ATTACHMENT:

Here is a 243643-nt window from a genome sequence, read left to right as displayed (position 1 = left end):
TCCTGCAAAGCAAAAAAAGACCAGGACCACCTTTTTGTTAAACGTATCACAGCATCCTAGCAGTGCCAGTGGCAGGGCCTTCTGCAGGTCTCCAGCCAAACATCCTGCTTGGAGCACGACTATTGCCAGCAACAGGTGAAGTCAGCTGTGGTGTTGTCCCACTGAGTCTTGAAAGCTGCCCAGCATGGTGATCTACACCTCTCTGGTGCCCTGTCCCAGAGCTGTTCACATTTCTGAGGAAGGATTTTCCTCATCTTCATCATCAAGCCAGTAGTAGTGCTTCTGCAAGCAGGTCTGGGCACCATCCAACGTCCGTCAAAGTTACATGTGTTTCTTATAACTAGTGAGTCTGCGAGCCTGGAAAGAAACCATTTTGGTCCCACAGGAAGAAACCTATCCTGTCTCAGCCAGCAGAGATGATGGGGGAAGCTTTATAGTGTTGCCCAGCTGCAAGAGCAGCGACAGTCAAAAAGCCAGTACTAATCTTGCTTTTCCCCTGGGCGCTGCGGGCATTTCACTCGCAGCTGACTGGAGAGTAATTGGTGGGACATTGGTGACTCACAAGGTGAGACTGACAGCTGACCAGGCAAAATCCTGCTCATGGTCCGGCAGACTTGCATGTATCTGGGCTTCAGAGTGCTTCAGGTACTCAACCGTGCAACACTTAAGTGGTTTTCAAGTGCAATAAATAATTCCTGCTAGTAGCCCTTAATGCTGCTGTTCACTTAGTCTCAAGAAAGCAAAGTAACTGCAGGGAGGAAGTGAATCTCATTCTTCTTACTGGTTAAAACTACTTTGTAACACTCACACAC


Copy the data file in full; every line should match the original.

Here is a 243643-nt window from a genome sequence, read left to right as displayed (position 1 = left end):
TCCTGCAAAGCAAAAAAAGACCAGGACCACCTTTTTGTTAAACGTATCACAGCATCCTAGCAGTGCCAGTGGCAGGGCCTTCTGCAGGTCTCCAGCCAAACATCCTGCTTGGAGCACGACTATTGCCAGCAACAGGTGAAGTCAGCTGTGGTGTTGTCCCACTGAGTCTTGAAAGCTGCCCAGCATGGTGATCTACACCTCTCTGGTGCCCTGTCCCAGAGCTGTTCACATTTCTGAGGAAGGATTTTCCTCATCTTCATCATCAAGCCAGTAGTAGTGCTTCTGCAAGCAGGTCTGGGCACCATCCAACGTCCGTCAAAGTTACATGTGTTTCTTATAACTAGTGAGTCTGCGAGCCTGGAAAGAAACCATTTTGGTCCCACAGGAAGAAACCTATCCTGTCTCAGCCAGCAGAGATGATGGGGGAAGCTTTATAGTGTTGCCCAGCTGCAAGAGCAGCGACAGTCAAAAAGCCAGTACTAATCTTGCTTTTCCCCTGGGCGCTGCGGGCATTTCACTCGCAGCTGACTGGAGAGTAATTGGTGGGACATTGGTGACTCACAAGGTGAGACTGACAGCTGACCAGGCAAAATCCTGCTCATGGTCCGGCAGACTTGCATGTATCTGGGCTTCAGAGTGCTTCAGGTACTCAACCGTGCAACACTTAAGTGGTTTTCAAGTGCAATAAATAATTCCTGCTAGTAGCCCTTAATGCTGCTGTTCACTTAGTCTCAAGAAAGCAAAGTAACTGCAGGGAGGAAGTGAATCTCATTCTTCTTACTGGTTAAAACTACTTTGTAACACTCACACAC